Denzel 1300

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The Denzel automobile was an early, but largely unremembered, competitor to Porsche in Vienna, Austria beginning in 1948. Although some automobile historians have relegated this marque to the category of a builder of "specials", the Denzel was manufactured for approximately 7–8 years after 5 years of development with total output approaching 300 units ending in 1959 according to the biography of Wolfgang Denzel on the company web site.

Denzel achieved worldwide publicity with their stunning win of the 1954 Alpine Rally. Denzel only manufactured open roadsters, similar in style to the first post-war Porsche prototype. Like the Porsche marque launched in the ashes of World War II, Denzel developed its own enhanced VW drivetrain components and on occasion, even used Porsche engines in some of its later models. Earliest models used handcrafted steel bodies but switched to aluminum bodies in the mid-1950s.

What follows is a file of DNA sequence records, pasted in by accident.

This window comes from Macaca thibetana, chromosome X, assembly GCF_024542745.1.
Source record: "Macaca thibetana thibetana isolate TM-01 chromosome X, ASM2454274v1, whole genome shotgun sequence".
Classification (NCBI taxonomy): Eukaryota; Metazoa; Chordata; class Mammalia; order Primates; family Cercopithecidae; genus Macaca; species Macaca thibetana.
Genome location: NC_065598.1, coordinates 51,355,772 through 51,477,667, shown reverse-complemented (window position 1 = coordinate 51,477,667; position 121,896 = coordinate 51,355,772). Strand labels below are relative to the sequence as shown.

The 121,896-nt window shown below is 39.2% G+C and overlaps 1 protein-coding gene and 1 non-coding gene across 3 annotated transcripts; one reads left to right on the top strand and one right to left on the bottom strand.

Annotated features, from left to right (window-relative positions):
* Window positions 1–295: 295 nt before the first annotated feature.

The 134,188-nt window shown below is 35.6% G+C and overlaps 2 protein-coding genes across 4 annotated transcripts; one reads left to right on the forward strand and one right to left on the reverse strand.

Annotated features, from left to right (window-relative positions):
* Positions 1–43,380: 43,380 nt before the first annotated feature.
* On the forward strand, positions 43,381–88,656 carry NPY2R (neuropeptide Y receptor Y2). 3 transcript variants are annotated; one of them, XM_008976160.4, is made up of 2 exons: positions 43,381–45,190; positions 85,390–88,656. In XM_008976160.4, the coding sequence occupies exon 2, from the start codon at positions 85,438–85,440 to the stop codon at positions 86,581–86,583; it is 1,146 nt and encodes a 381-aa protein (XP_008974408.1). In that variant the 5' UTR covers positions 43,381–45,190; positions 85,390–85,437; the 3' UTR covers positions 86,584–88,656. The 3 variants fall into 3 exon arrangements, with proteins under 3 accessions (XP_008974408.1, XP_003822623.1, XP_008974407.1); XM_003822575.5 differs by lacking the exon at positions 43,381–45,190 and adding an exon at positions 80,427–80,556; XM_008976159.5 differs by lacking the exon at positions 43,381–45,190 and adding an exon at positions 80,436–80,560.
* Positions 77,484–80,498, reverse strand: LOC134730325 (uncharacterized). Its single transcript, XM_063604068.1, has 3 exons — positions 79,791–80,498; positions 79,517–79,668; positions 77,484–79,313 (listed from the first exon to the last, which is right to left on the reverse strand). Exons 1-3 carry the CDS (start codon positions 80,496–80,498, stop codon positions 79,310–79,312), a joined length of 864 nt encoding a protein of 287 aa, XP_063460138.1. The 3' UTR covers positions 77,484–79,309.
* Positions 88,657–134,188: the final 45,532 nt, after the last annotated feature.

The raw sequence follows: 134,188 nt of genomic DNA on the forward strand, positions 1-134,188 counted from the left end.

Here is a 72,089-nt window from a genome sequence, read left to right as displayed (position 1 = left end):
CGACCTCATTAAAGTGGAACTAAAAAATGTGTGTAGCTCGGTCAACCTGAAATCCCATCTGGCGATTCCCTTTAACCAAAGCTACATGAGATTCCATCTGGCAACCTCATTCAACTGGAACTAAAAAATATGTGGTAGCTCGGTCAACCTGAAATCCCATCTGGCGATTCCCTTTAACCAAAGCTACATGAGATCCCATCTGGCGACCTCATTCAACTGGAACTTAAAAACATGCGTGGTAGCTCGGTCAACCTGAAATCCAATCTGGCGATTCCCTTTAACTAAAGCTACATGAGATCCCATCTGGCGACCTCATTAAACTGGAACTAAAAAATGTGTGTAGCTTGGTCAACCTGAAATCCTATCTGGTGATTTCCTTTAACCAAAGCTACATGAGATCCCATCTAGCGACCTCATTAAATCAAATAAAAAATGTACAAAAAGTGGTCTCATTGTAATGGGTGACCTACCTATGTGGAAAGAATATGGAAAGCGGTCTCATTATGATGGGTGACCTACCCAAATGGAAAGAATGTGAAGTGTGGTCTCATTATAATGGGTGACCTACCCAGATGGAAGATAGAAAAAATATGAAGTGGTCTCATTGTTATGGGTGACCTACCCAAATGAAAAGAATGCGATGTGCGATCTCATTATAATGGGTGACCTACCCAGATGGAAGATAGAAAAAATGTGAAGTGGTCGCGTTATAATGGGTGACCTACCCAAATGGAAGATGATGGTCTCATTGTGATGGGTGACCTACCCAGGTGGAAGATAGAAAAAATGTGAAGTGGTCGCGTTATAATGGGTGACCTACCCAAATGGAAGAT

Wolfgang Denzel, owner of the Denzel Automobile Company located in Austria, created the automobile.

In 1952 the new 1300 Sport model was introduced, using a bespoke twin box-section chassis and lightweight aluminium body, but retaining VW running gear. It proved competitive against contemporary Porsche and VW race opposition, and remarkably one finished 12th overall in the 1954 Sebring 12 Hours—Denzel’s first recorded international race!

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